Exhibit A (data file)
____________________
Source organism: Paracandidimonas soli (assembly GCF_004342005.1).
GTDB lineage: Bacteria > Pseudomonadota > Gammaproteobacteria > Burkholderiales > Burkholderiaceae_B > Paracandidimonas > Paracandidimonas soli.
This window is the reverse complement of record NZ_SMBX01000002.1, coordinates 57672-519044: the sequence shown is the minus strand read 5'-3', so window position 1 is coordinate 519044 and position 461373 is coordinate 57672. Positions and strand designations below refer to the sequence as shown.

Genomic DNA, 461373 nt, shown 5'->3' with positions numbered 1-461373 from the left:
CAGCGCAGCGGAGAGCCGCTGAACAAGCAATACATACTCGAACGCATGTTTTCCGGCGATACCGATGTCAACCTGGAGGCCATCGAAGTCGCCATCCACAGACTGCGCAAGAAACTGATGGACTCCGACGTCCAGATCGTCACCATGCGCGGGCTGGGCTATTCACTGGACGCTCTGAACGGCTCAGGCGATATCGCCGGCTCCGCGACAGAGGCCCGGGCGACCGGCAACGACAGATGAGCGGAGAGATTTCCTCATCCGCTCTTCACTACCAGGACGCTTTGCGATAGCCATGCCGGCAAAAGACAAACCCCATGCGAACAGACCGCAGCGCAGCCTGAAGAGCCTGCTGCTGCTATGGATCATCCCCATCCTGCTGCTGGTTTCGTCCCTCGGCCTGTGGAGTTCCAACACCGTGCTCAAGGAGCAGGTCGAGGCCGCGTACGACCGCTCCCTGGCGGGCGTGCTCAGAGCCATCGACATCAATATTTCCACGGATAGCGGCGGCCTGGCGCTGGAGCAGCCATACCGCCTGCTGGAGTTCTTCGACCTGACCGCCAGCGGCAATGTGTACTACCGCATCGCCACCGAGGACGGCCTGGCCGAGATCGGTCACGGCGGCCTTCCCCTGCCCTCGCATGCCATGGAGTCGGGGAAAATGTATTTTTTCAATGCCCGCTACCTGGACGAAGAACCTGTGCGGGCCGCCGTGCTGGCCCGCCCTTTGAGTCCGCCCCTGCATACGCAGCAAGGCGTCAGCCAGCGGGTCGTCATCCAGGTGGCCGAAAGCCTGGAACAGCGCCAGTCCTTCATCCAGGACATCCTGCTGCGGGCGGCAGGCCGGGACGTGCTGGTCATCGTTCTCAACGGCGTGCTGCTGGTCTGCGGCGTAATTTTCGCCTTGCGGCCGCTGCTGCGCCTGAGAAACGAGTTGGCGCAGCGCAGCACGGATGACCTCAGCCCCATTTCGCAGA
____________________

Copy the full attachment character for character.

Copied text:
Source organism: Paracandidimonas soli (assembly GCF_004342005.1).
GTDB lineage: Bacteria > Pseudomonadota > Gammaproteobacteria > Burkholderiales > Burkholderiaceae_B > Paracandidimonas > Paracandidimonas soli.
This window is the reverse complement of record NZ_SMBX01000002.1, coordinates 57672-519044: the sequence shown is the minus strand read 5'-3', so window position 1 is coordinate 519044 and position 461373 is coordinate 57672. Positions and strand designations below refer to the sequence as shown.

Genomic DNA, 461373 nt, shown 5'->3' with positions numbered 1-461373 from the left:
CAGCGCAGCGGAGAGCCGCTGAACAAGCAATACATACTCGAACGCATGTTTTCCGGCGATACCGATGTCAACCTGGAGGCCATCGAAGTCGCCATCCACAGACTGCGCAAGAAACTGATGGACTCCGACGTCCAGATCGTCACCATGCGCGGGCTGGGCTATTCACTGGACGCTCTGAACGGCTCAGGCGATATCGCCGGCTCCGCGACAGAGGCCCGGGCGACCGGCAACGACAGATGAGCGGAGAGATTTCCTCATCCGCTCTTCACTACCAGGACGCTTTGCGATAGCCATGCCGGCAAAAGACAAACCCCATGCGAACAGACCGCAGCGCAGCCTGAAGAGCCTGCTGCTGCTATGGATCATCCCCATCCTGCTGCTGGTTTCGTCCCTCGGCCTGTGGAGTTCCAACACCGTGCTCAAGGAGCAGGTCGAGGCCGCGTACGACCGCTCCCTGGCGGGCGTGCTCAGAGCCATCGACATCAATATTTCCACGGATAGCGGCGGCCTGGCGCTGGAGCAGCCATACCGCCTGCTGGAGTTCTTCGACCTGACCGCCAGCGGCAATGTGTACTACCGCATCGCCACCGAGGACGGCCTGGCCGAGATCGGTCACGGCGGCCTTCCCCTGCCCTCGCATGCCATGGAGTCGGGGAAAATGTATTTTTTCAATGCCCGCTACCTGGACGAAGAACCTGTGCGGGCCGCCGTGCTGGCCCGCCCTTTGAGTCCGCCCCTGCATACGCAGCAAGGCGTCAGCCAGCGGGTCGTCATCCAGGTGGCCGAAAGCCTGGAACAGCGCCAGTCCTTCATCCAGGACATCCTGCTGCGGGCGGCAGGCCGGGACGTGCTGGTCATCGTTCTCAACGGCGTGCTGCTGGTCTGCGGCGTAATTTTCGCCTTGCGGCCGCTGCTGCGCCTGAGAAACGAGTTGGCGCAGCGCAGCACGGATGACCTCAGCCCCATTTCGCAGA